Tring is a small market town and civil parish in the Borough of Dacorum, England. It is situated in a gap passing through the Chiltern Hills, classed as an Area of Outstanding Natural Beauty, 30 miles north-west of London, linked to London by the old Roman road of Akeman Street, by the modern A41, by the Grand Union Canal and by the West Coast Main Line to London Euston; as of 2013 Tring has a population of 11,730. Settlements in Tring date back to prehistoric times and it was mentioned in the Domesday Book. Tring received its market town charter in 1315. Tring is now a commuter town within the London commuter belt, residents drive or cycle to the nearby Tring railway station; the name Tring is believed to derive from Trehangr. Tre', meaning'tree' and with the suffix'ing' implying'a slope where trees grow'. There is evidence of prehistoric settlement with Iron Age barrows and defensive embankments adjacent to the Ridgeway Path, later Saxon burials; the town straddles. Tring was the dominant settlement in the area, being the primary settlement in the Hundred of Tring at the time of the Domesday Book.
Tring had a large population and paid a large amount of tax relative to most settlements listed in the Domesday Book. The Manor of Treunga is described in the Domesday Book, it was assigned to Count Eustace II of Boulogne by William the Conqueror. In 1315 the town was granted a market charter by Edward II; this charter gave Faversham Abbey the right to hold weekly markets on Tuesdays, a ten-day fair starting on 29 June, the Feast of Saints Peter and Paul. It prevented the creation of any rival markets within a day's travel of the town; the tower of the Church of St Peter and St Paul was built somewhere in between 1360 and 1400. Until 1440, there was a small village east of Tring called Pendley; the landowner Sir Robert Whittingham received a grant of free warren from King Henry VI. He enclosed 200 acres and tore down the buildings on the land, returning the estate to pasture, built a manor house, Pendley Manor; this house was variously inhabited by the Verney and Harcourt families until the mid-19th century.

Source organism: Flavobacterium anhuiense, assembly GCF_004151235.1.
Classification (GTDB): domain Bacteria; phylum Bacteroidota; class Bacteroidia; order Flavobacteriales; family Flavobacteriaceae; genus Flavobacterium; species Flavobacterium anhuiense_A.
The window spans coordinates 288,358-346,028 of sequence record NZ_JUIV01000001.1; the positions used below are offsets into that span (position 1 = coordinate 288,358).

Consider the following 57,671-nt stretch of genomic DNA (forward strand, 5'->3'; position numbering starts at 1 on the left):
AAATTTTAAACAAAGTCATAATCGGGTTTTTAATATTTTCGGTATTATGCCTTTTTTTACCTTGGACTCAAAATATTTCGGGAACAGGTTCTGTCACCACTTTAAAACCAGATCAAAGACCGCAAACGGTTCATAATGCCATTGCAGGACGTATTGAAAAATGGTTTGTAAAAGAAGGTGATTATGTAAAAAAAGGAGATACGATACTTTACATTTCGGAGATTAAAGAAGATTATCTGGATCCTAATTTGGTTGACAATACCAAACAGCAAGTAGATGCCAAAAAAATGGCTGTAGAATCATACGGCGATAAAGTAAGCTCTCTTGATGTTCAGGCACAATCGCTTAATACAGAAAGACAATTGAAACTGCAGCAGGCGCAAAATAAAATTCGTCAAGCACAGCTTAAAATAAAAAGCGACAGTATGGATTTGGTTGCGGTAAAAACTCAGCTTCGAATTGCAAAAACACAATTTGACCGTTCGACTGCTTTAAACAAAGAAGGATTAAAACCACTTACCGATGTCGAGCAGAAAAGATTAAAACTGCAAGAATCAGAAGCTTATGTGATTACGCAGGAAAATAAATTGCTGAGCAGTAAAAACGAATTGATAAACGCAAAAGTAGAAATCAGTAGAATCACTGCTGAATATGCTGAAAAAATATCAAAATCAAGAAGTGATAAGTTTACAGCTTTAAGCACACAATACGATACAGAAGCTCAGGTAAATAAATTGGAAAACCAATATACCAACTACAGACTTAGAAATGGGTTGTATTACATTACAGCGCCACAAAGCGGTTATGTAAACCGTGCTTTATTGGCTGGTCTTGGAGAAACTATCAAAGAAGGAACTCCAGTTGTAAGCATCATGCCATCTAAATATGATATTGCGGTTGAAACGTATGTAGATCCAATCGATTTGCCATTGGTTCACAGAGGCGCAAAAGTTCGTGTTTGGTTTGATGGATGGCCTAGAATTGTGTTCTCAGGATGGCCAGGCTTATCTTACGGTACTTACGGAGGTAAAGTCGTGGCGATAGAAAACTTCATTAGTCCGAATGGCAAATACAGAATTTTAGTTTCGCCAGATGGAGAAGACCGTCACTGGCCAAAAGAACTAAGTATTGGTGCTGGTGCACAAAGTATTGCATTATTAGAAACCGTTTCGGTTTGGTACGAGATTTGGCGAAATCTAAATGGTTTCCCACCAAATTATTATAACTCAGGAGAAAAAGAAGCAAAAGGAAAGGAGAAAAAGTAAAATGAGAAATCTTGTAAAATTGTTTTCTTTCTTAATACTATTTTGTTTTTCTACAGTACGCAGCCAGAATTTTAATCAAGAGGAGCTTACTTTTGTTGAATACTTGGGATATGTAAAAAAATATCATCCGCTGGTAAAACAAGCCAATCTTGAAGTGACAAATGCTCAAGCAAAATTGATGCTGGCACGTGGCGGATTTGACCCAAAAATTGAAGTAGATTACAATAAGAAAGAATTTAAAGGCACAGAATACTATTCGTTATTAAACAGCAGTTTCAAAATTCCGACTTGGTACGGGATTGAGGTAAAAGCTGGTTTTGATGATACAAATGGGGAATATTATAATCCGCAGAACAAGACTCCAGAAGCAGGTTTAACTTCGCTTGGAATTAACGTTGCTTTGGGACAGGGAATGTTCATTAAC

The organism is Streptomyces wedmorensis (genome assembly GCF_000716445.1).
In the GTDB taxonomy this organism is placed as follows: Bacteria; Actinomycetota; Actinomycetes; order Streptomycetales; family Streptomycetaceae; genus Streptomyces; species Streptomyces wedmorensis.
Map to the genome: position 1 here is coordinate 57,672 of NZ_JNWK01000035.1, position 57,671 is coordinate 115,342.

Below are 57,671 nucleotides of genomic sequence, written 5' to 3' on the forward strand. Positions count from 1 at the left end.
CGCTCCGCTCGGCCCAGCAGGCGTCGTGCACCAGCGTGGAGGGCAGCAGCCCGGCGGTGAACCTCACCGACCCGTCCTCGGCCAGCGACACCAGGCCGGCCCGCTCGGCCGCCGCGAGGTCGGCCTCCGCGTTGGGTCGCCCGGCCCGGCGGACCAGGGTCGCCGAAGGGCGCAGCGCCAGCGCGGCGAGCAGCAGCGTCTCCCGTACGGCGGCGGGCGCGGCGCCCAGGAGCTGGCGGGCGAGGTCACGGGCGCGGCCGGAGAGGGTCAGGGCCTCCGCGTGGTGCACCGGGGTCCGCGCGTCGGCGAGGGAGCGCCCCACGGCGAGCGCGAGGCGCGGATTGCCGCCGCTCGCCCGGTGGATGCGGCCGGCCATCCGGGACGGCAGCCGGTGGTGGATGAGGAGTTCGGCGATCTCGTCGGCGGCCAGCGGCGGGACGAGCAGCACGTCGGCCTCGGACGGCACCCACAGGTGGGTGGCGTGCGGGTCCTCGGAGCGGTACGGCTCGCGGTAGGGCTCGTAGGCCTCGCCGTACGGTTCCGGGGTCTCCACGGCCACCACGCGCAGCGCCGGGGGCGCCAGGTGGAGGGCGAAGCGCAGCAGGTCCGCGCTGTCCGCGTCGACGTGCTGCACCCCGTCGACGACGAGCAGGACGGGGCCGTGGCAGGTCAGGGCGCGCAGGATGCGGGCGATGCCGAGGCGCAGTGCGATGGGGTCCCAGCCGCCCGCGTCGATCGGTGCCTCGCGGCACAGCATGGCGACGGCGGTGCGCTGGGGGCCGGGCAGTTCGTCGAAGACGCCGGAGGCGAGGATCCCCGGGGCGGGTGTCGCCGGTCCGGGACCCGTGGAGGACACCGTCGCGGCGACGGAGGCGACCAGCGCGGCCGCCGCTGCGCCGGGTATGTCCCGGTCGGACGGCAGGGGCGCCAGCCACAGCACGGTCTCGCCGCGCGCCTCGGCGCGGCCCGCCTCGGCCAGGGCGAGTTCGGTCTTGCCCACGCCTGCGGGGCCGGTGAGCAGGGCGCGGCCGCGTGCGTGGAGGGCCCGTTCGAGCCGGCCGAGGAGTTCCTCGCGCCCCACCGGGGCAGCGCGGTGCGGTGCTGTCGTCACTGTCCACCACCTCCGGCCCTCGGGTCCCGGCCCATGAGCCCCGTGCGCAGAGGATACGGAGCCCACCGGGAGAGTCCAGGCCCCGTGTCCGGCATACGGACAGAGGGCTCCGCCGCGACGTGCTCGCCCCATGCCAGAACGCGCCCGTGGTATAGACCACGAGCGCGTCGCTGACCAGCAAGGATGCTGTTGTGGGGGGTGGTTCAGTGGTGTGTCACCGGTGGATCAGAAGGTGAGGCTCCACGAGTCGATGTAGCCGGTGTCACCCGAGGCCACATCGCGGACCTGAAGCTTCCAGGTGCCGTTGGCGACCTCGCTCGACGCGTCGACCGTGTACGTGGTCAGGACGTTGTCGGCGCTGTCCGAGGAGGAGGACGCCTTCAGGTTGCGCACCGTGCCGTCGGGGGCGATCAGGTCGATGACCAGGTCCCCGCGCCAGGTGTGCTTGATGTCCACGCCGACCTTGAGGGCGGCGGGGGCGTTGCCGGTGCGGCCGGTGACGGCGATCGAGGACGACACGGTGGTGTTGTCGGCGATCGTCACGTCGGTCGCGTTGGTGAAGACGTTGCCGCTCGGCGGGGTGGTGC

The mansion of Tring Park was designed by Sir Christopher Wren and was built in 1682 for the owner Henry Guy, Gentleman of the Privy Chamber to Charles II. John Washington, the son of the Reverend Lawrence Washington and Amphyllis Twigden, was born and brought up in Tring. In 1656 he left Tring to go on a trading voyage to Virginia, but after a shipwreck on the Potomac River he remained in Virginia and started a family which included his great grandson, George Washington, the first President of the United States; the town's prosperity was improved at the start of the 19th century by the construction nearby of the Grand Junction Canal, soon afterwards in 1835 the London and Birmingham Railway. Industries which benefited included flour milling, silk weaving, lace-making and straw plaiting. In 1835, the medieval Pendley Manor was destroyed by fire. A local landowner, Joseph Grout Williams, commissioned a new manor house to be built in Jacobean Revival style, this building still stands today on Station Road.
In 1836 Thomas Butcher, a wholesale seed and corn merchant, his son called Thomas, established a private bank, Thomas Butcher & Son in Tring High Street. The business was subsequently run by Thomas's grandsons and George, was known locally as Tring Old Bank. By 1900 it had branches in Aylesbury and Berkhamsted. From this time it became the subject of successive bank consolidations becoming a branch of the National Westminster Bank, the last to be represented in the town. In the late 19th century the estate became the home of the Rothschild family, whose influence on the town was considerable. Nathan Mayer Rothschild's son Lionel Walter Rothschild built a private zoological museum in Tring; this housed the largest collection of stuffed animals worldwide. As the Natural History Museum at Tring, it has been part of the Natural History Museum, London since 1937. In April 2007 the museum changed its name to the Natural History Museum at Tring in order to make people more aware of the museum's link to London's Natural History Museum.
In 1902 the 2nd Lord Rothschild released the edible dormouse into Tring Park. He used to ride around the town in a carriage drawn by zebras. In the town centre of Tring there is a pavement maze in the shape of a Zebra's head in order to remember the link that Tring has to the Rothschild family; the former livestock market in Tring, redeveloped in 2005, was believed to be the last remaining example of its type in the UK. It is now the home of a fortnightly Saturday farmers' market; some of the former livestock pens have been retained. The old livestock market office is now the home of the Tring Local History Museum, which opened in September 2010. In 2008 Tring became a Transition Town with the support of Tring Town Council. Tring is run by Tring Town Council; the current composition of the Council is: 8 Liberal Democrats, 3 Conservatives, 1 Independent. Tring contains three wards: Tring East and Tring West and Rural. For elections to Dacorum Borough Council Tring Central elects three members and Tring East and Tring West and Rural each elect one member.